Mind Your Business: Product Placement
While a few people I spoke with were bothered by the advertising in the movie, it didn't bother me. The products were handled well and they made sense in context.
The truck the man in the yellow hat drove was designed to fit the look of the movie and was based on a Volkswagen Touareg concept vehicle. The lead character is a monkey, so having bananas with stickers on them that say Dole fit perfectly. That kind of promotion only helps a movie. Without ticket buyers, we don't have jobs.
Disney's 1988 animated feature Oliver and Company had a number of advertised products like Coca-Cola, USA Today, Sony and Ryder Truck Rental.
Threshold's never-released animation Foodfight! tried taking product placement to an extreme. The movie takes place in a supermarket at night and when all the people are gone the aisles turn into virtual city streets. The products and product icons come to life and all the products and icons are real.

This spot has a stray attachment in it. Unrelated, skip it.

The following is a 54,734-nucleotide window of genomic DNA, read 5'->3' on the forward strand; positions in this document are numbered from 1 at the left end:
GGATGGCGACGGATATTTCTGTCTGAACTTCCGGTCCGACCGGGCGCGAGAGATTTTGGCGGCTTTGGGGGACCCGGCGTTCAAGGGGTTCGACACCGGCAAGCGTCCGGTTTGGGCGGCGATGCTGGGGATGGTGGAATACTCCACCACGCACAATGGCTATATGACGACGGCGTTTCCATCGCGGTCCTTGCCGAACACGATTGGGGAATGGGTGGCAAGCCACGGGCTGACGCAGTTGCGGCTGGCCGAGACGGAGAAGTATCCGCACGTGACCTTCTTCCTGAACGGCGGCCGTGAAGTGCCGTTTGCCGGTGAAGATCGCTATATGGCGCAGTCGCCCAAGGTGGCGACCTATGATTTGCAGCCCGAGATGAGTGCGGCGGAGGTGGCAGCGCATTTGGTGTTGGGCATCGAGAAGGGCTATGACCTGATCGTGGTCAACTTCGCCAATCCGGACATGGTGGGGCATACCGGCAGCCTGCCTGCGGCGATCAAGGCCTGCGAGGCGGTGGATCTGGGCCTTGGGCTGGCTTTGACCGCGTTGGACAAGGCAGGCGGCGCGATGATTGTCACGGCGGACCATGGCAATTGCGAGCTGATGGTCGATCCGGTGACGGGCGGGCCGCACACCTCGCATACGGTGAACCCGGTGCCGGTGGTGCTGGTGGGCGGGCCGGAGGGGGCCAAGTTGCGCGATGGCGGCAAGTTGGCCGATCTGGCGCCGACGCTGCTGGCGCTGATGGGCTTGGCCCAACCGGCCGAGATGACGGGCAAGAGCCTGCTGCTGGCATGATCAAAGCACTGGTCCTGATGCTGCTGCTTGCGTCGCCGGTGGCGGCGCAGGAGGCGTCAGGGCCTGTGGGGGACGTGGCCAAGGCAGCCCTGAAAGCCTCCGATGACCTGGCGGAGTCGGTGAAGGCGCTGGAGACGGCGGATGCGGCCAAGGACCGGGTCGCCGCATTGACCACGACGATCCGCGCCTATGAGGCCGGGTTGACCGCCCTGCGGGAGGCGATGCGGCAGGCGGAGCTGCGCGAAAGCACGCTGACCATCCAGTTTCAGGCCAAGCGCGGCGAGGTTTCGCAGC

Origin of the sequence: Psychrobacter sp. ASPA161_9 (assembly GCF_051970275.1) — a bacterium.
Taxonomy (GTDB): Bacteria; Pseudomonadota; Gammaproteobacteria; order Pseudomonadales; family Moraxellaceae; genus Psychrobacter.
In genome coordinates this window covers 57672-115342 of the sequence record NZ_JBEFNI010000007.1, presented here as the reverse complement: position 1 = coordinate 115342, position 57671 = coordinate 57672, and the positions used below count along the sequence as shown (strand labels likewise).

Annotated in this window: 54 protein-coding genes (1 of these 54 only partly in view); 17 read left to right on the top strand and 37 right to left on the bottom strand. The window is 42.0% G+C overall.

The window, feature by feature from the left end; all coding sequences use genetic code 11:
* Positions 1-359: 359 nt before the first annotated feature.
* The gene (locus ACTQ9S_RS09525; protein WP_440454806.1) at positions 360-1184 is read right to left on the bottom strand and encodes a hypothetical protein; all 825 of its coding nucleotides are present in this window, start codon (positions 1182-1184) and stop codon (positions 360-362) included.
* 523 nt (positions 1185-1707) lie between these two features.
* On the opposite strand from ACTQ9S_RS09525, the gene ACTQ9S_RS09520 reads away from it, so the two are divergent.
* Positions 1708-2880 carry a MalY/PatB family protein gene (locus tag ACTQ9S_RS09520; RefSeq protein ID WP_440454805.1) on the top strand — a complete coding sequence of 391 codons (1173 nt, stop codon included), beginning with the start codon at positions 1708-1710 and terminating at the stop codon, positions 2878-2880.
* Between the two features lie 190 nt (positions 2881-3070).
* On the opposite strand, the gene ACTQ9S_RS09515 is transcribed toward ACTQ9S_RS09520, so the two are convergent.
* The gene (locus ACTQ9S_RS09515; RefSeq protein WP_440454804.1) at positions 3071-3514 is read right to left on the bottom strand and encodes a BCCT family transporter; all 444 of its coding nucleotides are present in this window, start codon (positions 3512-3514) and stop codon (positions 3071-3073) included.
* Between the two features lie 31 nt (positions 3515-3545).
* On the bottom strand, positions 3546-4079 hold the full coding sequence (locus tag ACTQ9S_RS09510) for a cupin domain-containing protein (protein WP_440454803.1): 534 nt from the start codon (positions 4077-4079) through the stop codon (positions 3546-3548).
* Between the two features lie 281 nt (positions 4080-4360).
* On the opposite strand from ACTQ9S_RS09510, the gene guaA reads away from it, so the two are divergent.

Of course, the record of product placement goes to the 2010 Oscar animated shorts winner Logorama. It featured more than 3,000 logos and icons, although they were non-official, so it wasn't really product placement, just products used.
Even Pixar showed Apple products in its hit feature WALL•E (although, aren't they all hits?): the eponymous robot watches Hello, Dolly! on an iPod. The Mac OS X Leopard wallpaper was seen in the background. Even when WALL•E finishes recharging his batteries, he makes the Mac welcome chime.
According to one fan, the hit anime movie Cowboy Bebop featured Coca-Cola.
In Looney Tunes: Back in Action, co-starring live-action star Brendan Fraser, there is a humorous bit of product integration where the actors see a Walmart in the desert and Bugs Bunny asks, "Is that a mirage or just product placement?" Daffy Duck responds, "Hey, who cares, with shopping convenience and such low prices." Bugs continues, "It sure was nice of Walmart to give us these complimentary Walmart fountain drinks for mentioning Walmart so much." The producers made the humor of the product integration part of the humor of the movie, thus it fit into the movie rather than pulling the viewer out of the magic of the moment.